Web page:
Early difficulties encountered by 705 were maps, unfamiliar landscape, which in any case was flooded, and pick up locations and destinations. It was unfortunate that some families got separated as a result.


There were difficulties with the language, it was disappointing for the helicopter crews to land in a village where help was needed to find the Dutch could not make themselves understood. Many country people had never seen a helicopter before, the young were fascinated and the old people terrified. The problem was resolved when English-speaking Dutch naval officers went along as interpretors. The pilots tended to look on roof tops or for people waving from windows, priority was given to the injured, mothers with babies, the very young and the very old.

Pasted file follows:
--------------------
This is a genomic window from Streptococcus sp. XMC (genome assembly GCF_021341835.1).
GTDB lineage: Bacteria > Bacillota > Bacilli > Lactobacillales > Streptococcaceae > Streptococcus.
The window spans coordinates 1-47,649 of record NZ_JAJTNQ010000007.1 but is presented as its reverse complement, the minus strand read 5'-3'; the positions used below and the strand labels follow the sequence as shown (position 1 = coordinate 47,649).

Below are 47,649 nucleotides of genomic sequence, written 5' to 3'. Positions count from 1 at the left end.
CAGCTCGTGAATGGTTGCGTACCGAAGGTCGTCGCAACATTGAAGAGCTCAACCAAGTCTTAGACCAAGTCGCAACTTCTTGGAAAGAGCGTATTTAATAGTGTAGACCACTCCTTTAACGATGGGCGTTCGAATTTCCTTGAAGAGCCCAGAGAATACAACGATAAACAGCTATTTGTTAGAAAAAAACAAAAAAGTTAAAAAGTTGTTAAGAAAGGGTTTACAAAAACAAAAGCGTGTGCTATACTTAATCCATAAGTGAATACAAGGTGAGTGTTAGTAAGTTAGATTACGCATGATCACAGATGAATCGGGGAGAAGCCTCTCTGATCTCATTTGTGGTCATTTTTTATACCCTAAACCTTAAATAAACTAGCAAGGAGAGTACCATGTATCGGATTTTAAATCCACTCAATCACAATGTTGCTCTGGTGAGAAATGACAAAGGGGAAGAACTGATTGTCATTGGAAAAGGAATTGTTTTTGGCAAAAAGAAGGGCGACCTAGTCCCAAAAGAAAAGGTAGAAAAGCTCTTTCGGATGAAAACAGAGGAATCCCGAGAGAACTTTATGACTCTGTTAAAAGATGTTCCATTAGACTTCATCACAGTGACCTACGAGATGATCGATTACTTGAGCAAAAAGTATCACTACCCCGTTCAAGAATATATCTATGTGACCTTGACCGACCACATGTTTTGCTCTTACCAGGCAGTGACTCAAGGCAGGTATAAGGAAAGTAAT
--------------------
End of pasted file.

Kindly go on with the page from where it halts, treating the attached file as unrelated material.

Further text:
At the end of the first day, some 200 people had been flown to safety and nine helicopters had flown 63 hours. Generally flight distances were quite short, people were delivered to the nearest place which had communications with the sea, for example Rotterdam. People were quick to learn and cleared areas for the helicopter to land, sometimes using white strips to indicate a suitable landing site.


On Wednesday 4th February helicopters took off at dawn with food, medicines and radio equipment, on landing they would search for survivors concentrating on the island of Schouven, two villages being evacuated. A total of 210 people were rescued, about 40 by winch, in 64 flying hours.


Not all helicopters were fitted with winches, a winchless helicopter coming across a situation would radio for a winch-fitted helicopter to assist. There were harrowing stories of families or members of families dying from exposure, surprisingly there were few accidents associated with rescue attempts. Every available helicopter in Europe had flown to Holland to lend a hand.